Marina and Mayor’s Race Analysis

Here are the final election results:

Marina referendum

  • For:              598       31%
  • Against:     1316       57%


  • Carroll       1172       59%                                                                                                                Cronin          811     41%

Some random thoughts on the above results:  As predicted, if the marina referendum went down big time, Carroll would win the election.  I sent an email to Dick Cronin warning him of this and suggested he buffer his pro-marina stance by emphasizing he would make sure residents were always given priority at the marina.  He never responded to the email.  Incumbents who do not respond to emails, letters and calls are in big trouble.

Jimmy Carroll used the same playbook to win this race that he used when he was first elected to council.  Find a divisive issue, jump on it, and use it to drive turnout.  The divisive issue when he first ran was the plan for parking pods on Ocean Blvd (you know, the only “sacred” street on the island with no parking) and the plan for greenspace on front beach in the 3300 block of Palm Blvd.  (I still think this would have been a good idea – have you EVER seen anyone enjoying the Carmen Bunch park?  I haven’t. )

Carroll totally outworked Cronin.  Probably by 10 to 1.  And that matters.  A lot.  From what I have seen, the only thing Cronin did was put up some interesting signs.  Rumor on the street is the signs were made by Ted “Boondocker” Kinghorn.  I’m not sure if this is true because he does not look like the kind of guy who gets his hands dirty.

In the end, I just don’t think Cronin had his heart in it.  Carroll genuinely cares for the island and he should be given an open mind and a chance.  He told one of the candidates running that he would only serve one term.  After that he plans to RV around the country.  You read it here first.

Regarding the marina, it is interesting that after several years of study, planning and multiple meetings for resident input, the city did not see what a dog this idea was!  I have heard the city has spent over $300k with the company ATM.  What a waste of money.  Only government looks at $300k as no big deal.  Why?  Because there is an endless supply of cash if they need more.  Unlike a business which must go out and earn it, government, under the threat of force, can demand it from it’s citizens.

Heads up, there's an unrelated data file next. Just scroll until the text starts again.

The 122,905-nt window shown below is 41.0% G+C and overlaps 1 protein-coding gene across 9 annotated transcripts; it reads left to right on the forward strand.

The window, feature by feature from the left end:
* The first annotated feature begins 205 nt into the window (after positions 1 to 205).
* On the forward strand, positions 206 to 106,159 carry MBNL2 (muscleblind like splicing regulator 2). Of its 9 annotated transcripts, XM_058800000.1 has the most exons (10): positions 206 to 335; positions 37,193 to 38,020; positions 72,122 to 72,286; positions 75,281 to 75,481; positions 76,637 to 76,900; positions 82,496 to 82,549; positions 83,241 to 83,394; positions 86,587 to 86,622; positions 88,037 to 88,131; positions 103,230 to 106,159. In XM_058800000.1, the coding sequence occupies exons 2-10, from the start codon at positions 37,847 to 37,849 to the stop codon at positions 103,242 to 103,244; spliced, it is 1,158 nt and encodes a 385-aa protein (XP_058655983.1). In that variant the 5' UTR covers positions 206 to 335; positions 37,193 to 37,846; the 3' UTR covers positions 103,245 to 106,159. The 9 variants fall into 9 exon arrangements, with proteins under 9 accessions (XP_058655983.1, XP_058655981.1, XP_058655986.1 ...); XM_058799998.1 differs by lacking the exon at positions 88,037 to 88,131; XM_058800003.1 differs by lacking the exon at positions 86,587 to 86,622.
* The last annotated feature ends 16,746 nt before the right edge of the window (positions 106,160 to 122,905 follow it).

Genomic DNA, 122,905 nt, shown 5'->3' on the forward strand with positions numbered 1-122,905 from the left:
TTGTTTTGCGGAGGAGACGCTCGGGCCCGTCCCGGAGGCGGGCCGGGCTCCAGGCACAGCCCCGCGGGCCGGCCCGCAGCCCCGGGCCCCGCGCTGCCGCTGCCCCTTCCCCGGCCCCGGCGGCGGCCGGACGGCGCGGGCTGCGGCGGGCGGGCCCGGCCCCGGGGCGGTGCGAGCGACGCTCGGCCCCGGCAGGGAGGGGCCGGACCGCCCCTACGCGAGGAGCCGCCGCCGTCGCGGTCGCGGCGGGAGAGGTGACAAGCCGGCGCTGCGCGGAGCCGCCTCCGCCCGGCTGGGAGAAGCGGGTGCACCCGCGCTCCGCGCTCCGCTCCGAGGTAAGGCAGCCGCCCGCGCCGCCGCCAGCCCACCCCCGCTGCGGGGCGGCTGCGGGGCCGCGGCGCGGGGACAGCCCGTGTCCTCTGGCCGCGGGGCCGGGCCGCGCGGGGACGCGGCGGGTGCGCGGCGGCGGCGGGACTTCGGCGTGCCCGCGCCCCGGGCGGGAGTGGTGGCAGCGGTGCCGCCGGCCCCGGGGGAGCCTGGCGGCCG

Final tidbit:  1,914 votes were cast on the marina question.  1,983 votes were cast on the Mayor’s race.  So 69 people voted for the Mayor but not on the marina issue.  I don’t understand this and something is fishy here.  These 2 races were so closely linked that it is hard to believe 69 people left the marina issue blank.  Any thoughts?

Feel free to leave your thoughts on the election below.

Marina Joint Ventures Lease

Posted below is a copy of the lease Marina Joint Ventures has with the city.  I have read through it, but I am not a lawyer and I could have missed a thing or two.

One thing that jumps out at me is there is NO requirement to rent a slip to an IOP resident (you know, the people who bought and own the property.)  In fact, it does not appear there is any requirement to rent a slip to a private boat owner at all.  Presumably the tenant could rent every slip to a subleased business if he could find enough of them to fill all the slips.

The contract defines gross profit as sales of goods and services minus the cost of the goods.  In the original contract the tenant was to pay the city 15% of any gross profit over $450,000.  The tenant is to provide an annual financial statement provided by his financial officer.  In addition, the tenant is to provide the city with annual audited financial statement.

If you look at the first amendment on page 23, you will see the lease was changed to permit the rental of Low Speed Vehicles (LSV).  This has not been done to date, but certainly could be.  They would have to be parked somewhere.

The lease was amended a 2nd time to change the the profit structure.  Page 25 shows the city is to get 2% of any gross profit over $500,000.  Think about this for a minute.  If the gross profit were to come 1 million dollars, the city would get a whopping $10,000 extra.  It is not clear why this change was made.

Another part of this 2nd amendment says the tenant no longer has to provide an audited financial statement, but must still provide a statement from his own financial officer.  (See page 26.)  I wonder why this change was made.

Finally, the lease was amended a 4th time and now the city is to receive 15% of gross profit over 1 million dollars.   So if the gross profit were $2 million, the city would get an extra $150,000.